Debated at Columbia and approved at Yale, gender-neutral housing is a straight college student’s way to finally shack up with opposite sex partners. Awesome! But Yale’s move — which makes it the last of the Ivy Leagues to permit some form of mixed-gender housing — also strikes down a policy that, passively, discriminated against gays. Huh?
“One of the major concerns against [the policy] was that opposite-sex couples would cohabitate on campus, but if there isn’t such a policy, it means the administration is presupposing that there aren’t same-sex relationships,” says Benjamin Bernard, a board member of Yale’s LGBT Cooperative.
That is: By only allowing same-sex housing to minimize sexual interaction, Yale was, ipso facto, assuming gays and lesbian relationships didn’t exist. Which as any homo who’s ever stepped foot on Yale’s campus knows to be both untrue and ridiculous. (And now you don’t even need to visit Connecticut to know it to be true.) And here we thought these institutions of higher education were just cutting us a break the whole time by “forcing” us to live with the same-sex.
Yale’s new program is only for seniors, who will get to share a suite with the opposite sex; bedrooms, however, are supposed to be occupied only by members of the same-sex, which still means two dudes sleeping in the same room, but who’s going to police any of that?
One advantage of mixed-gender housing for queers, touted across the land, is the ability for, say, gay men to choose to live with more friendly straight female students, or transgender students to select a roommate with a gender they feel more comfortable around. Except if mixed-gender housing is only for seniors, LGBT freshman don’t really gain anything from the new rules, and will still be subjected to that could-be-awkward “She’s my girlfriend, not my girl friend” conversation.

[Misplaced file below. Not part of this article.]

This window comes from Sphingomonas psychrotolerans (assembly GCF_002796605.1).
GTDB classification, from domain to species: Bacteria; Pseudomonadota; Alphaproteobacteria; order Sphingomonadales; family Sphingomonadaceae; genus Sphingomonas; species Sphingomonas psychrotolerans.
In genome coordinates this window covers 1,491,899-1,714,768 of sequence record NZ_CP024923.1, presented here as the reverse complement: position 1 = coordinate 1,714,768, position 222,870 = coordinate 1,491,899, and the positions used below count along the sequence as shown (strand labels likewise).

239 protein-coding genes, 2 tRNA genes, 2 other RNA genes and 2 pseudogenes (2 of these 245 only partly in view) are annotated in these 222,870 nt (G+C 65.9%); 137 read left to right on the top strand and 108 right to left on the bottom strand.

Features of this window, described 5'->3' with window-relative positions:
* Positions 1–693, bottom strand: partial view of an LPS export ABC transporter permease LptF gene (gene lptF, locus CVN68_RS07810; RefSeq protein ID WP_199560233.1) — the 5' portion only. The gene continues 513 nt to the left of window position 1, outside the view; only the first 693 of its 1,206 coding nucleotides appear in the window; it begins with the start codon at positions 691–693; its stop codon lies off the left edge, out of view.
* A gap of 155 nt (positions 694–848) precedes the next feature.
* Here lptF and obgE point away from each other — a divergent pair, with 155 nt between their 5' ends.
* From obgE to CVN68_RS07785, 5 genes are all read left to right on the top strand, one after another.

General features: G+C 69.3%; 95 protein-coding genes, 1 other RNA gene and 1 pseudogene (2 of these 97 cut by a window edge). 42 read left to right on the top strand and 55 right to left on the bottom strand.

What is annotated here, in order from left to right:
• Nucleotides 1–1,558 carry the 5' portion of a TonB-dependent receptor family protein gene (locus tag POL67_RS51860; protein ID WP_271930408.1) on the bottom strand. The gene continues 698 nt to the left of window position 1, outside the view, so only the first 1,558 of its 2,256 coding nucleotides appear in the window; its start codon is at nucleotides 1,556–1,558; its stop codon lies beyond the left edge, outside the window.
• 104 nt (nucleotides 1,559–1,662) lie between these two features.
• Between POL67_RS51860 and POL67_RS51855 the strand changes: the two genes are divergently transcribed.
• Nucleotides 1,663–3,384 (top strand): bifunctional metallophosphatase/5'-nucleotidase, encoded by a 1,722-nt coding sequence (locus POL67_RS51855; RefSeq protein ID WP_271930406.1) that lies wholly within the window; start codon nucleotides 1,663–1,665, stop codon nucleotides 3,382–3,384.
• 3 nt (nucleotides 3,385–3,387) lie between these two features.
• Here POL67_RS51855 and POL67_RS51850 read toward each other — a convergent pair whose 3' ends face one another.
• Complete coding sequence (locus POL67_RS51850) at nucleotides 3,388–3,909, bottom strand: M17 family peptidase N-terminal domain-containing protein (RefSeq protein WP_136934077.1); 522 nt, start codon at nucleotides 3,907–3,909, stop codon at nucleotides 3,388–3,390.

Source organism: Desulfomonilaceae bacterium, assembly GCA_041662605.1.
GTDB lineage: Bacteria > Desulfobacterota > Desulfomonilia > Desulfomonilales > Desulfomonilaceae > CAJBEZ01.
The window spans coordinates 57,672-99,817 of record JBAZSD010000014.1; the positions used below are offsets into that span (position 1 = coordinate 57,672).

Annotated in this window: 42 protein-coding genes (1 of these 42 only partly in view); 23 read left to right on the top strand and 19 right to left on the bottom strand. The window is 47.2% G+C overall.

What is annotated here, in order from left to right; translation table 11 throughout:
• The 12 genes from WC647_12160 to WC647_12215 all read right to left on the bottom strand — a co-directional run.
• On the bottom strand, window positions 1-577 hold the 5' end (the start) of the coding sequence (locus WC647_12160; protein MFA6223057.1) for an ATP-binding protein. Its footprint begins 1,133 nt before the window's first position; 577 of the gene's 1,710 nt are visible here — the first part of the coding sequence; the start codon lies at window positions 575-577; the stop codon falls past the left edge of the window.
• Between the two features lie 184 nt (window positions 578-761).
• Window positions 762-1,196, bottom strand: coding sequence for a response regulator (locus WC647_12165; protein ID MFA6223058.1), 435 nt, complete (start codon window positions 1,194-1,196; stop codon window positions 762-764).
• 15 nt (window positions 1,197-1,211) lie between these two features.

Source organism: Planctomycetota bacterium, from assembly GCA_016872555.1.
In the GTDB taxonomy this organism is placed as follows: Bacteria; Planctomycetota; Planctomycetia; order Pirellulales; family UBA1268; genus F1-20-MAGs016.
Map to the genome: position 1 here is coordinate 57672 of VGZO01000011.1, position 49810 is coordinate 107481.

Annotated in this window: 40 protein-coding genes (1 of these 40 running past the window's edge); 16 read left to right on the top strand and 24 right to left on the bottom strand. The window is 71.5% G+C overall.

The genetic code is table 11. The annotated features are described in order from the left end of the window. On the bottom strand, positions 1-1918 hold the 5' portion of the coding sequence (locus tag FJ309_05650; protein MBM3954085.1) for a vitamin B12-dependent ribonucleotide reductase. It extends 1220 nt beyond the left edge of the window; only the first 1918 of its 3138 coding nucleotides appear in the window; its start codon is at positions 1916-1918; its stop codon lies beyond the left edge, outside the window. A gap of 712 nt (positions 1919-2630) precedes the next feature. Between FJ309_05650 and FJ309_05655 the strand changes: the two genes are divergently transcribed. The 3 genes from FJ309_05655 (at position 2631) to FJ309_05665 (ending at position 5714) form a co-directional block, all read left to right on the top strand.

I think the quote is taken out of context – I’m sure that adoption of the new policy wasn’t just on account of the silencing of queer relationships, but also out of the school’s responsibility to provide inclusivity and comfort for queer students in residential life.
In regards to this being for seniors, it’s at least a start. As an outside observer, there are probably many structural (physical, administrative) adaptations needed to really expand the policies. There are lots of complexities at hand, and I don’t think this mocking article gives enough credit to the policy, the institution, or the students involved in bringing this change about.
I don’t think that separated housing based on gender is really discrimination against gay persons; it’s just another one of the traditions founded upon a Puritanical view of sex. In this case, it’s closer to discriminating against adulterous heterosexual relationships; that’s the only reason I can think of for the policy anyway. (At the University of Houston, you could live with a person of the opposite sex only if married.)
@Marco: I’m guessing that the main problem would be restrooms. If you’re bent on not integrating them, then that could be a problem since places like UH have gender-specific floors. If you’re visiting a friend of the opposite gender, you have to go to another floor just to go to the restroom. It would be kind of weird to maintain such a system in a co-ed environment.
Hmm, this was a sloppy post, Queerty. If you look through the Yale Daily News’ site, you’ll find more posts about how we fought for this gender neutral housing.
As a Yalie, I felt like we were more so fighting to accommodate any trans kids. We’ve had prefrosh who have chosen not to go to Yale based on no gender neutral housing being offered. Yale’s already pretty gay-friendly. Gay Ivy, whatwhat.
Ben’s a great student leader and we’re really blessed to have him around. Don’t take his quotes out of context!
Also, sidenote, our bathrooms are all gender neutral. 😛
@Edgar: On the restroom thing, thats interesting. I guess UH is just socially conservative. It’s in Texas though, so that’s no surprise.
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